Avoiding the science stupidity trap

Bonnie McBain, Andrew Yardy, Frances Martin, Hollie Tose, Liam Phelan, Ian van Altenaa, Jill McKeowen, Claire Pemberton, Lindsey Fratus, Michael Bowyer


Why do we only follow people who think like us on social media? Why is this dangerous? What are the risks of having a high IQ in science? Why do ‘flat earthers’ still exist? Why doesn’t scientific evidence always change how people think? Why are fake facts winning in the media? Moreover, why is this relevant to university science students? No one teaches us the foundational elements about how to think like a high quality scientist. Our university science students are often expected to osmotically absorb this knowledge as they spend their time remembering disciplinary facts and theories. An article in New Scientist (2019, No3218) shows that this is not good enough to prevent flawed thinking or ‘stupidity’. This course makes explicit to first year science students 1) what a high quality scientist is and 2) practical strategies on how to become a high quality scientist. It teaches students about the full repertoire of different types of scientific thinking and explains where and where not, to use them. A cohesive student-learning journey across the degree means that students apply the theory of high quality scientific thinking, through active learning in second and third year.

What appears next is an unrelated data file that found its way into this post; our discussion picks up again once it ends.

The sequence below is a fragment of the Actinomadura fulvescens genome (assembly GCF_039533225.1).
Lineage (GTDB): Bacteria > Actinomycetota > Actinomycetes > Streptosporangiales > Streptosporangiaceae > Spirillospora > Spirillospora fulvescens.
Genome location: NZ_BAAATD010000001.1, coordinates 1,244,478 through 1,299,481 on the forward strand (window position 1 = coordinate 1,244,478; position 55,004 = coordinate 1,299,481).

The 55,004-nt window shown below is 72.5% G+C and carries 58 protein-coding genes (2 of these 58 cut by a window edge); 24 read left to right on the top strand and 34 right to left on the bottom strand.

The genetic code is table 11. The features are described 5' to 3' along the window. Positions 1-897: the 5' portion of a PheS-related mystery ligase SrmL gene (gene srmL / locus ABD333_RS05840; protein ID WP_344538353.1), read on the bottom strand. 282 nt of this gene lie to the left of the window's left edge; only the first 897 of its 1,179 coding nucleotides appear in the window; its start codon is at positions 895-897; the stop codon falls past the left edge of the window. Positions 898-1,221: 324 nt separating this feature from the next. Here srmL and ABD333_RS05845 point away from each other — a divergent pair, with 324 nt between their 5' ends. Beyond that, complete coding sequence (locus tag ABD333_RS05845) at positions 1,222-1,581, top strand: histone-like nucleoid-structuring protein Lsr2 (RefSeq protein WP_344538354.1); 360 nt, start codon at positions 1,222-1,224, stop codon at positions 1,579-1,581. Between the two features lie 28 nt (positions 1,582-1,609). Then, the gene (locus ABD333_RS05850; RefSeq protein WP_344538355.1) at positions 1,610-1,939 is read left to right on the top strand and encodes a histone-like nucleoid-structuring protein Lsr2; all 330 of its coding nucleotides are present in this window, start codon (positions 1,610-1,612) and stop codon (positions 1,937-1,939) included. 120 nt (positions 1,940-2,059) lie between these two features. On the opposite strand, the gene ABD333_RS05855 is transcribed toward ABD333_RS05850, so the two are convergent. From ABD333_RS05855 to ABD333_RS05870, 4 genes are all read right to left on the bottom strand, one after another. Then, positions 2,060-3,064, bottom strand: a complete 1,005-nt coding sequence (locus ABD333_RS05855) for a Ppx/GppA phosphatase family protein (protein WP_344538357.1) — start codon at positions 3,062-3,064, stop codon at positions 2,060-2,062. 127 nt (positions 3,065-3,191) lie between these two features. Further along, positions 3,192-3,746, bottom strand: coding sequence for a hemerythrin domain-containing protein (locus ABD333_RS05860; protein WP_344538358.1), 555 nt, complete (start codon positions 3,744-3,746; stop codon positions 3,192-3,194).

scientific thinking, active learning, pseudoscience, scientific literacy

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